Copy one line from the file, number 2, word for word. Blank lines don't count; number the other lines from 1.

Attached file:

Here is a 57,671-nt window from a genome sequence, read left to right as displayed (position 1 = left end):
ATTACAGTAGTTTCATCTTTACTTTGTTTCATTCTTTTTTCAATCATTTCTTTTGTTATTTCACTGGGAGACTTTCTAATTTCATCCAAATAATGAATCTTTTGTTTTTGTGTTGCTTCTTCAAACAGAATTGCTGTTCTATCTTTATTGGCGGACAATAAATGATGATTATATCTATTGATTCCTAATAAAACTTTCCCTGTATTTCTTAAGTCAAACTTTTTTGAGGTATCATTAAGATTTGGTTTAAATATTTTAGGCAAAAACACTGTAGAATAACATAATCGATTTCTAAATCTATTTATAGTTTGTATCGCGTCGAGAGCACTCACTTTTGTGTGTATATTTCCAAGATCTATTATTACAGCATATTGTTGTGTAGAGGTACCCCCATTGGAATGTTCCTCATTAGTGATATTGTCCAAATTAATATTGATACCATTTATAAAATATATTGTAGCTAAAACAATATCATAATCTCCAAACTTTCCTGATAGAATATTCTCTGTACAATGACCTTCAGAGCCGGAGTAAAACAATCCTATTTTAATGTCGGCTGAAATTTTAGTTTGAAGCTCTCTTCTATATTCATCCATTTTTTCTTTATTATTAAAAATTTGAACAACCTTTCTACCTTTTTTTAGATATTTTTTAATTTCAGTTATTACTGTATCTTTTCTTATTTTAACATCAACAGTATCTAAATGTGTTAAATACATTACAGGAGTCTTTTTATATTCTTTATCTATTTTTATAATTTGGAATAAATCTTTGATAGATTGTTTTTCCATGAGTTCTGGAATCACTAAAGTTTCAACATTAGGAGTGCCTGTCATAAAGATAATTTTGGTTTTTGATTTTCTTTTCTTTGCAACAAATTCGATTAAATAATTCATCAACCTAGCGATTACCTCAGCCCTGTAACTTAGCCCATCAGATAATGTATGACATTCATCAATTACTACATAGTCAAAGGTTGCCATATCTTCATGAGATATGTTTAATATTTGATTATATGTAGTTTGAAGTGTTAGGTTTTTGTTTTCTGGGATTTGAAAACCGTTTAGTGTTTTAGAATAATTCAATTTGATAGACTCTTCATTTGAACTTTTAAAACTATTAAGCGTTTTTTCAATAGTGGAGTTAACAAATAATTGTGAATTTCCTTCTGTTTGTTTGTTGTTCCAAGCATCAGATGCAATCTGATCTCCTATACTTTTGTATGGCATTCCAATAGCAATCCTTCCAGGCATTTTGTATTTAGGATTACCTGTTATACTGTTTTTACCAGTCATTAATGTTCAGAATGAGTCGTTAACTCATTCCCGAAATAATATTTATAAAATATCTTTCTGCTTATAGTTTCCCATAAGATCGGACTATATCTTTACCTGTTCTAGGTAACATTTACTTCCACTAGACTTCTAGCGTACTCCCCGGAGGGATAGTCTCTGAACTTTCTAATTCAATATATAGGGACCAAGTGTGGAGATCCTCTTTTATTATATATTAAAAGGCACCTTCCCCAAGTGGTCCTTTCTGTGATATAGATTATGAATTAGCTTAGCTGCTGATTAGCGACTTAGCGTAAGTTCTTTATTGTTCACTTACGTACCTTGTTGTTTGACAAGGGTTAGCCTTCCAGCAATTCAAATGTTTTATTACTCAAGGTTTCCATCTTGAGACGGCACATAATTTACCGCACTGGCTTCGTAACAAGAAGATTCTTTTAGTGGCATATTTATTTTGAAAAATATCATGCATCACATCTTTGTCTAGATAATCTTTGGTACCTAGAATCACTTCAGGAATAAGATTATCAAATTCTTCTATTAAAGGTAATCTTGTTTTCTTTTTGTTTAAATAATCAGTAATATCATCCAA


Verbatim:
ATTACAGTAGTTTCATCTTTACTTTGTTTCATTCTTTTTTCAATCATTTCTTTTGTTATTTCACTGGGAGACTTTCTAATTTCATCCAAATAATGAATCTTTTGTTTTTGTGTTGCTTCTTCAAACAGAATTGCTGTTCTATCTTTATTGGCGGACAATAAATGATGATTATATCTATTGATTCCTAATAAAACTTTCCCTGTATTTCTTAAGTCAAACTTTTTTGAGGTATCATTAAGATTTGGTTTAAATATTTTAGGCAAAAACACTGTAGAATAACATAATCGATTTCTAAATCTATTTATAGTTTGTATCGCGTCGAGAGCACTCACTTTTGTGTGTATATTTCCAAGATCTATTATTACAGCATATTGTTGTGTAGAGGTACCCCCATTGGAATGTTCCTCATTAGTGATATTGTCCAAATTAATATTGATACCATTTATAAAATATATTGTAGCTAAAACAATATCATAATCTCCAAACTTTCCTGATAGAATATTCTCTGTACAATGACCTTCAGAGCCGGAGTAAAACAATCCTATTTTAATGTCGGCTGAAATTTTAGTTTGAAGCTCTCTTCTATATTCATCCATTTTTTCTTTATTATTAAAAATTTGAACAACCTTTCTACCTTTTTTTAGATATTTTTTAATTTCAGTTATTACTGTATCTTTTCTTATTTTAACATCAACAGTATCTAAATGTGTTAAATACATTACAGGAGTCTTTTTATATTCTTTATCTATTTTTATAATTTGGAATAAATCTTTGATAGATTGTTTTTCCATGAGTTCTGGAATCACTAAAGTTTCAACATTAGGAGTGCCTGTCATAAAGATAATTTTGGTTTTTGATTTTCTTTTCTTTGCAACAAATTCGATTAAATAATTCATCAACCTAGCGATTACCTCAGCCCTGTAACTTAGCCCATCAGATAATGTATGACATTCATCAATTACTACATAGTCAAAGGTTGCCATATCTTCATGAGATATGTTTAATATTTGATTATATGTAGTTTGAAGTGTTAGGTTTTTGTTTTCTGGGATTTGAAAACCGTTTAGTGTTTTAGAATAATTCAATTTGATAGACTCTTCATTTGAACTTTTAAAACTATTAAGCGTTTTTTCAATAGTGGAGTTAACAAATAATTGTGAATTTCCTTCTGTTTGTTTGTTGTTCCAAGCATCAGATGCAATCTGATCTCCTATACTTTTGTATGGCATTCCAATAGCAATCCTTCCAGGCATTTTGTATTTAGGATTACCTGTTATACTGTTTTTACCAGTCATTAATGTTCAGAATGAGTCGTTAACTCATTCCCGAAATAATATTTATAAAATATCTTTCTGCTTATAGTTTCCCATAAGATCGGACTATATCTTTACCTGTTCTAGGTAACATTTACTTCCACTAGACTTCTAGCGTACTCCCCGGAGGGATAGTCTCTGAACTTTCTAATTCAATATATAGGGACCAAGTGTGGAGATCCTCTTTTATTATATATTAAAAGGCACCTTCCCCAAGTGGTCCTTTCTGTGATATAGATTATGAATTAGCTTAGCTGCTGATTAGCGACTTAGCGTAAGTTCTTTATTGTTCACTTACGTACCTTGTTGTTTGACAAGGGTTAGCCTTCCAGCAATTCAAATGTTTTATTACTCAAGGTTTCCATCTTGAGACGGCACATAATTTACCGCACTGGCTTCGTAACAAGAAGATTCTTTTAGTGGCATATTTATTTTGAAAAATATCATGCATCACATCTTTGTCTAGATAATCTTTGGTACCTAGAATCACTTCAGGAATAAGATTATCAAATTCTTCTATTAAAGGTAATCTTGTTTTCTTTTTGTTTAAATAATCAGTAATATCATCCAA